Monday, 2 September 2019

Guest post: Making things public through exhibitions - 'Our' Cosa Nostra, by Foteini Kopiloglou

Palermo, Sunday morning, sun was long up before Sicilians, and there I was toiling endlessly up the Corso Vittorio Emanuele in the historic centre, pushing my feet obediently onto the pedestrian area following the recognition of Arab-Norman monuments as a World Heritage Site. Walking around Palazzo Gulì again and again, I found myself standing in mute astonishment and dumbfounded disbelief (how could I not see that?) in front of a NO MAFIA MEMORIAL. I suddenly felt grateful for abandoning my normally “prudent” expedition since the holidays began, and I plunged into the challenge of investigating a socio-political exhibition, in a setting outside the traditional gallery.

Wednesday, 28 August 2019

The discomfort of change: is “white fragility” our main concern?

Image taken from Cyprus Mail.

In a post last year, Nathan “Mudyi” Sentence (Australian Museum) wrote about his involvement in a museum programme for university students discussing the Stolen Generations (the removal of children of aboriginal descent by the Australian government and church missions along the 20th century) and intergenerational trauma. “After the program, one of the students anonymously commented on a feedback form that they felt like they were being reprimanded and made to feel bad for being White. I found this to be an odd response as we were just discussing a reality and an issue that affects many, many First Nations people, but they chose to disengage because it made them uncomfortable. This made me worried that White fragility will always get in the way of settlers engaging with programs that challenge the colonial structures that benefit them. This made me worried that White fragility is more of concern to some people than the truth.”

Tuesday, 13 August 2019

A new museum definition

MASP, São Paulo, Brazil (Photo: Maria Vlachou)

“A museum is a non-profit, permanent institution in the service of society and its development, open to the public, which acquires, conserves, researches, communicates and exhibits the tangible and intangible heritage of humanity and its environment for the purposes of education, study and enjoyment.”

The current museum definition of the International Council of Museums (ICOM) serves perfectly those museum professionals who know how to give meaning to expressions such as “at the service of society” and “for the purposes of education, study and enjoyment”. It serves perfectly those museum professionals who not only know how to give meaning to these words, but also how to share this meaning with other citizens, non-specialists, through both their thinking and their practice.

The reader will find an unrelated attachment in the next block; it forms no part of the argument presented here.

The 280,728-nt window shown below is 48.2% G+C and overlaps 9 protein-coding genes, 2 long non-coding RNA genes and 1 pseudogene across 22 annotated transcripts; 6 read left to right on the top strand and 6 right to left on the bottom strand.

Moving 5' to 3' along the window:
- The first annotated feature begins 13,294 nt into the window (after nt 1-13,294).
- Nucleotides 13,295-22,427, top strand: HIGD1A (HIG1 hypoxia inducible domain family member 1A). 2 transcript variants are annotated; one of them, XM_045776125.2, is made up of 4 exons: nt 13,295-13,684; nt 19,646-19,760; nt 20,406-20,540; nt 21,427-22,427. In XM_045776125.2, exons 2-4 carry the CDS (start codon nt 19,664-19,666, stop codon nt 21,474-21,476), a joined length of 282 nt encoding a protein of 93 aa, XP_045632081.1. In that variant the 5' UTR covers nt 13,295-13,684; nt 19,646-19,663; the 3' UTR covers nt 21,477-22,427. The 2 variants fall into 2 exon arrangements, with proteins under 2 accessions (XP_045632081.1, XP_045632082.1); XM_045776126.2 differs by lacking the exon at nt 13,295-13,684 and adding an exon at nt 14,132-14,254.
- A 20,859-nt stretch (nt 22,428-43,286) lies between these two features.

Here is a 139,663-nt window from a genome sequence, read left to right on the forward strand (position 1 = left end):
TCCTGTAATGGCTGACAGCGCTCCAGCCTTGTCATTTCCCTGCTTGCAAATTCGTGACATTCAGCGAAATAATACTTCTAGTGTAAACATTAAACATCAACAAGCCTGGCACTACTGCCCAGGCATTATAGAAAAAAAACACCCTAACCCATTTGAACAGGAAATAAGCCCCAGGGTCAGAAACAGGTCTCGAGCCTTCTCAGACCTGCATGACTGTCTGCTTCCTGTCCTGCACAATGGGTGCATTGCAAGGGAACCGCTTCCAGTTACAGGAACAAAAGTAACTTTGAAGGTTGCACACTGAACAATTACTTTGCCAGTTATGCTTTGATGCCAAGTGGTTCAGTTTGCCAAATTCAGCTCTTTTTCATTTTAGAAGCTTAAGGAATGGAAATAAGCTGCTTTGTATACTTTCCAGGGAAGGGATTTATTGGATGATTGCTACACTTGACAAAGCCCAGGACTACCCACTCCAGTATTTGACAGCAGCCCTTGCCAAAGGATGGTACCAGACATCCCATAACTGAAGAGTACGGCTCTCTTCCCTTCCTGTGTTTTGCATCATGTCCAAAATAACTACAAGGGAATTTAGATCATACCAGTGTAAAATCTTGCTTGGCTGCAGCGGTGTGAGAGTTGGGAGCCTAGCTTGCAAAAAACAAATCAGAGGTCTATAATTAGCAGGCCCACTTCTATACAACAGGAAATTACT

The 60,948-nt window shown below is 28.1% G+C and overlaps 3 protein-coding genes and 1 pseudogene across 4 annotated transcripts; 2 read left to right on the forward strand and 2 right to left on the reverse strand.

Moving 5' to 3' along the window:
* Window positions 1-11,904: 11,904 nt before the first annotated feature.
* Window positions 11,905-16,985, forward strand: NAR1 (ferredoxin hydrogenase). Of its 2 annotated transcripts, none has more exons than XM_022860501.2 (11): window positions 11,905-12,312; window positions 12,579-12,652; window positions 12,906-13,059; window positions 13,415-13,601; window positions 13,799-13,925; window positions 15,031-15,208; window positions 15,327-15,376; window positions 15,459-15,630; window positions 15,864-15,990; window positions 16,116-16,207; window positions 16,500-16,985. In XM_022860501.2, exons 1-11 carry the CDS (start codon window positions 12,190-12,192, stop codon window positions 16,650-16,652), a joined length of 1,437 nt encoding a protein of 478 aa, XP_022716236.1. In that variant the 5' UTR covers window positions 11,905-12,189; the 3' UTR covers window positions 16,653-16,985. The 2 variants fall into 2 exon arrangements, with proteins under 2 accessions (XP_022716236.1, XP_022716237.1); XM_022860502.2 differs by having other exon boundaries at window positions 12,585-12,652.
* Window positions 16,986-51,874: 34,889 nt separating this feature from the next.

Wednesday, 7 August 2019

For us and for our friends

From left to right: poet Odysseas Elytis, composer Manos Hadjidakis, theatre director Karolos Koun, Theatro Technis 1957, rehearsals of Bertolt Brecht's "The Caucasian Chalk Circle"  © Manos Hadjudakis Archive

News that Warren Kanders resigned from Whitney Museum Board left me truly pleased. After months of protests, the owner of Safariland (a company that produces “law enforcement products” – in other words, weapons, including the tear gas used against immigrants at the US border) was forced to leave, as many people felt that making money out of producing weapons and then philanthropically investing that money in culture and the arts is an oxymoron (to say the least).

Tuesday, 23 July 2019

Memory that resists

A scene from the documentary The Silence of Others


A few weeks ago, I read in an article that the impasse regarding Brexit negotiations is considered, both by Remainers and Leavers, humiliating for Britain. According to one poll, 90% of the respondents agreed that the way the UK is dealing with Brexit is a national humiliation. The author of the article, Professor of Political Psychology Barry Richards, referred to an increasingly influential body of psychological theory which emphasises that “the need for dignity is basic to our psychological make up. To feel that we have been stripped of it is very threatening and destabilising.” He makes the distinction between feeling humiliated and feeling betrayed and his advice is to avoid endorsing and amplifying the sense of humiliation. He also suggests that the word “humiliation”, and others (such as “traitor”, “betrayal” or “treachery”) shouldn’t be used in the debate.

Saturday, 22 June 2019

First thoughts on the National Plan of the Arts



There were two occasions for a first appreciation of the National Plan of the Arts (NPA): its public presentation, on 18 June, and the reading of the document. I'll start by sharing my thoughts on the first.


The room where the presentation took place was packed. Many colleagues, journalists, people representing private organisations that support the cultural sector and the arts. One could feel the good mood and the expectation, mixed with some distrust (“Will this be it?”). I believe that that moment of encounter and everything one felt in the air was a positive sign that the sector is made up of professionals who are still very much interested and ready to get involved in a common effort that may value, support and strengthen their work and their contribution to society.